America must abandon its blind faith in force

As US airpower was pounding Saddam Hussein’s forces half a world away, Zbigniew Brzezinski appeared before the cameras on NewsHour. “We have to look critically beyond the slogan ‘New World Order,’” he said, imploring us instead to ask “is there really a new world order, or is there an order based on the supremacy of one superpower, namely the United States?” His critique of an overextended America too appetent for armed solutions to global conundrums is more palatable today in the post-Iraq War era than it was when it was first delivered. A war almost universally regretted is an easy one against which the words of Brzezinski can be deployed. But it was not in 2003 that he spoke these words. The year was 1991. [1]

A decade hence, the American public still looked approvingly upon the Gulf War Brzezinski was skeptical of in 1991–63% of them to be precise. The quest to expel Saddam Hussein from Kuwait would continue to win the popularity contest of American wars against its younger, deadlier counterpart of 2003, the Iraqi contretemps Brzezinski is better known for criticizing against a raging tide of public opinion. Brzezinski never cowered in the face of public pressure unlike many of his compatriot intellectuals and public servants. No matter the context, he always approached armed confrontation through a critical lens, exemplifying how the mind of a statesman and responsible citizen ought to always work (though seldom does).

Now the elder statesman is gone. His legacy remains for us to digest in a time of global uncertainty — the legacy of a contrarian skeptical of the merits of force in an increasingly complex world. Indeed, that is what Brzezinski sought to communicate. We must “look critically,” as he said, beyond not only slogans but egos, appetites and smokescreens. It is a sober, tempered and prudent vision of foreign policy that we are left with in his wake. That vision’s adoption, however, is up to us.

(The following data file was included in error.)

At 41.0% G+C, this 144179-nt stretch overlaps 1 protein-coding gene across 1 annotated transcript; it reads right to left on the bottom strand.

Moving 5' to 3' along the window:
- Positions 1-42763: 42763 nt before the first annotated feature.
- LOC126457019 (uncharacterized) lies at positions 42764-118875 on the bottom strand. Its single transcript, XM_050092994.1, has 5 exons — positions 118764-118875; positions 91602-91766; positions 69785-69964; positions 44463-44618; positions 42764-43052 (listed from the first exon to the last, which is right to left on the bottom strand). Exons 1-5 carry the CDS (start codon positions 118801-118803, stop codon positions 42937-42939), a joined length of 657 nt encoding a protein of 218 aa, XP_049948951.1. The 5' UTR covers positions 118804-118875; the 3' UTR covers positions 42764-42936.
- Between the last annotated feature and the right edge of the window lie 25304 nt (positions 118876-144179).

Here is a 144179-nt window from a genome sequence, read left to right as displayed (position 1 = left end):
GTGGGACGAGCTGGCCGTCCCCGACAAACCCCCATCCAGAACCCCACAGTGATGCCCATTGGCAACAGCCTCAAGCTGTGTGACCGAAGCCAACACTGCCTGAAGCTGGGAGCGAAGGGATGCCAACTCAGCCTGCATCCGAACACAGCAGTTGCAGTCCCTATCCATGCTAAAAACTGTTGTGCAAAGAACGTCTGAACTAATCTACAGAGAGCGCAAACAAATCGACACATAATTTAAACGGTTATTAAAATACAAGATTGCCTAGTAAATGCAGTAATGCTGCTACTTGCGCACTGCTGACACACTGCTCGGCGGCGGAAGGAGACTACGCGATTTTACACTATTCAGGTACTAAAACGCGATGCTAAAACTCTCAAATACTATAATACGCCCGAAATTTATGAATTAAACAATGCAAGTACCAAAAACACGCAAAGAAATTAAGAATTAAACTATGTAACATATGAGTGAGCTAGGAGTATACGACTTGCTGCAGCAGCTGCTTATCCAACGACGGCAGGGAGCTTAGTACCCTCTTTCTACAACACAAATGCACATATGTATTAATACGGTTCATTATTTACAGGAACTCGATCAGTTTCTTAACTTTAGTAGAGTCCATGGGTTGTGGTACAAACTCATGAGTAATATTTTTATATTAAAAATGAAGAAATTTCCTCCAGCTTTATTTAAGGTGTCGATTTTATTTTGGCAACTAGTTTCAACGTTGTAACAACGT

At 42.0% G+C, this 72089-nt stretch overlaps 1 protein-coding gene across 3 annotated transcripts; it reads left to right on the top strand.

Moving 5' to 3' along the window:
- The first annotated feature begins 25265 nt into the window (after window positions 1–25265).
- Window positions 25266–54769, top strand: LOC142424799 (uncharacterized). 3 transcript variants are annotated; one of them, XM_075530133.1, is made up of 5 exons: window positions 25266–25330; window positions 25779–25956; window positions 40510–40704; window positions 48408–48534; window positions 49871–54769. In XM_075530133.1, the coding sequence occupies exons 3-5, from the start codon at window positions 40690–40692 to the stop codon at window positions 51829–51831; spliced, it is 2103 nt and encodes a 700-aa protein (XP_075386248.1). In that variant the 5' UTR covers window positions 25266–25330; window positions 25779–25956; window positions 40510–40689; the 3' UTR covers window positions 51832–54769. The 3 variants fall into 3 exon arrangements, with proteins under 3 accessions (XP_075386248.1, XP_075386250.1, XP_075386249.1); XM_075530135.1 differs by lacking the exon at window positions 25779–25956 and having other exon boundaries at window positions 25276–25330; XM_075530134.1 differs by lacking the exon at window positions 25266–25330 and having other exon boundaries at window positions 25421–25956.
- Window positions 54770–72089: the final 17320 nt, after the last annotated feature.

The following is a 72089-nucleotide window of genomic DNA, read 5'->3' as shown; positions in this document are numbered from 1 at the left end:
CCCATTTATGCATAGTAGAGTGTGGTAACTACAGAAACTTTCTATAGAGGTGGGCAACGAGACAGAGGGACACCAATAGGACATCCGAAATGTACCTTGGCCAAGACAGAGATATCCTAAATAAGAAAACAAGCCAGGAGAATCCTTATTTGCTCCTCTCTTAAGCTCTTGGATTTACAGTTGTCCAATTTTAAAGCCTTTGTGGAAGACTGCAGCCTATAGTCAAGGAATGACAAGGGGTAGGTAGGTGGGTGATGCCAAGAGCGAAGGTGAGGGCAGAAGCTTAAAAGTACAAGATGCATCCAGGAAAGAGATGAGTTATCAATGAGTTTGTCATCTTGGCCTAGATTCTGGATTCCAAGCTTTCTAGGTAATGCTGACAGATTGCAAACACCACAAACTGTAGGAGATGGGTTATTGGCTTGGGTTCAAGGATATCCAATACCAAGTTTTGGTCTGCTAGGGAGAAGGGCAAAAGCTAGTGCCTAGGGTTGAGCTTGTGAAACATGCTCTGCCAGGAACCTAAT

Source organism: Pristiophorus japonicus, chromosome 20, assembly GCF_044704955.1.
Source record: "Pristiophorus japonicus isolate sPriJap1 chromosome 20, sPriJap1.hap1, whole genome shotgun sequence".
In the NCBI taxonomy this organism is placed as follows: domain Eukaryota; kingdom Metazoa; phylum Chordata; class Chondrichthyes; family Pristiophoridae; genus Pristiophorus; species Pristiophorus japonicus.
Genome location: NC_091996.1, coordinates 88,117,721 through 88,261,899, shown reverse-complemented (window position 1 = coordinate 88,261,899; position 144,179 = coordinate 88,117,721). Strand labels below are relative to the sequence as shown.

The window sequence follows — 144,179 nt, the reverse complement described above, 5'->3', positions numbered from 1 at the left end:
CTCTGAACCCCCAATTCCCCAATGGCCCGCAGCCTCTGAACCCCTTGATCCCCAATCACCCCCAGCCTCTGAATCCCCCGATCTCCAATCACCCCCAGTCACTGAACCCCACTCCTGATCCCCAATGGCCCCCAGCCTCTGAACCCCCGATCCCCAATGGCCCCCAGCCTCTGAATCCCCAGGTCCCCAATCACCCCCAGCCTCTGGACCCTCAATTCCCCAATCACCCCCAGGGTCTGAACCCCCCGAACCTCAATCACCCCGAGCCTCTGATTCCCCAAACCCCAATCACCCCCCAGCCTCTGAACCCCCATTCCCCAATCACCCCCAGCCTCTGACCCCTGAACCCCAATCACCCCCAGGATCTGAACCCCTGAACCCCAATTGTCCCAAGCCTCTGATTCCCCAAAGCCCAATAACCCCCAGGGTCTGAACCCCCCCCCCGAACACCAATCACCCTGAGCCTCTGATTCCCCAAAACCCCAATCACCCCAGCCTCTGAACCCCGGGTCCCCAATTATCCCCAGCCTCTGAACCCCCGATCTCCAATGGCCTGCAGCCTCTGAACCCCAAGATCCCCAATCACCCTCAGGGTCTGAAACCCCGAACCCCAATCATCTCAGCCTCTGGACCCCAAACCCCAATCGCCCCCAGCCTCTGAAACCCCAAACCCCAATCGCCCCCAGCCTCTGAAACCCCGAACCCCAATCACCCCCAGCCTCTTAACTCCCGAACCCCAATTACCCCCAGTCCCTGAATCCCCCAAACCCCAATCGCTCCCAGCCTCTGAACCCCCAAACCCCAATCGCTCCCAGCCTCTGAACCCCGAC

In the aftermath of the end of the ground war in Iraq in 2011, we have seen a resurgence of restraint-minded foreign policy thinking paralleled by a perpetuation of the very policy behavior it critiques. From a UN authorized NATO intervention in Libya to President Trump’s rash decision to land 59 Tomahawk cruise missiles at a Syrian airbase, a bellicose foreign policy heedless of war’s pitfalls seems to remain the zeitgeist of today’s American strategic mindset. Lessons were doled out aplenty in Iraq (and continue to be) but it seems few lessons were learned.

Yet the importance of a restrained foreign policy is today more apparent than ever before. Our world order is complex, interconnected and more fragile than most would care to admit. Gone are the days of a global system undergirded by a US and Soviet duopoly, the ripple effects of actions being suppressed just below society’s surface. Today, a tangled latticework of states, cultures and interests compounds the consequences of any action and no action is more consequential than the use of force.

War is the most unpredictable and dangerous enterprise a state can undertake. The US, as recent experiences convey, is no exception to this rule, though presidents, the perennial vanguards of America’s foreign policy trajectory, will always prefer to believe otherwise. Here is a hard truth not often enough revealed to US commanders in chief: the moment a president has given the green light to use force, they have lost control of the situation. No amount of planning, clairvoyance or strategic insight can guard against a fog of war that thickens with every passing moment. These things afford policymakers and warfighters only a veneer of control over a project destined to run into unforeseen circumstances. Though this has always been true of war, it is especially true of today’s conflicts. The complexity of the modern global strategic environment and the delicacy required of operations in today’s battlespaces necessitates a reevaluation of the very notion of armed intervention. This occurs from two separate angles. The first is obviously policy. What is necessary is a reorientation toward a policy ethos that is underpinned by an understanding of the virtues of restraint, not one that is ever-inclined to march to the drums of war. Secondly, and perhaps more difficultly, we must transform the way the public thinks about and civically approaches considerations of the use of force. Often the outcome of the former is predicated on the latter.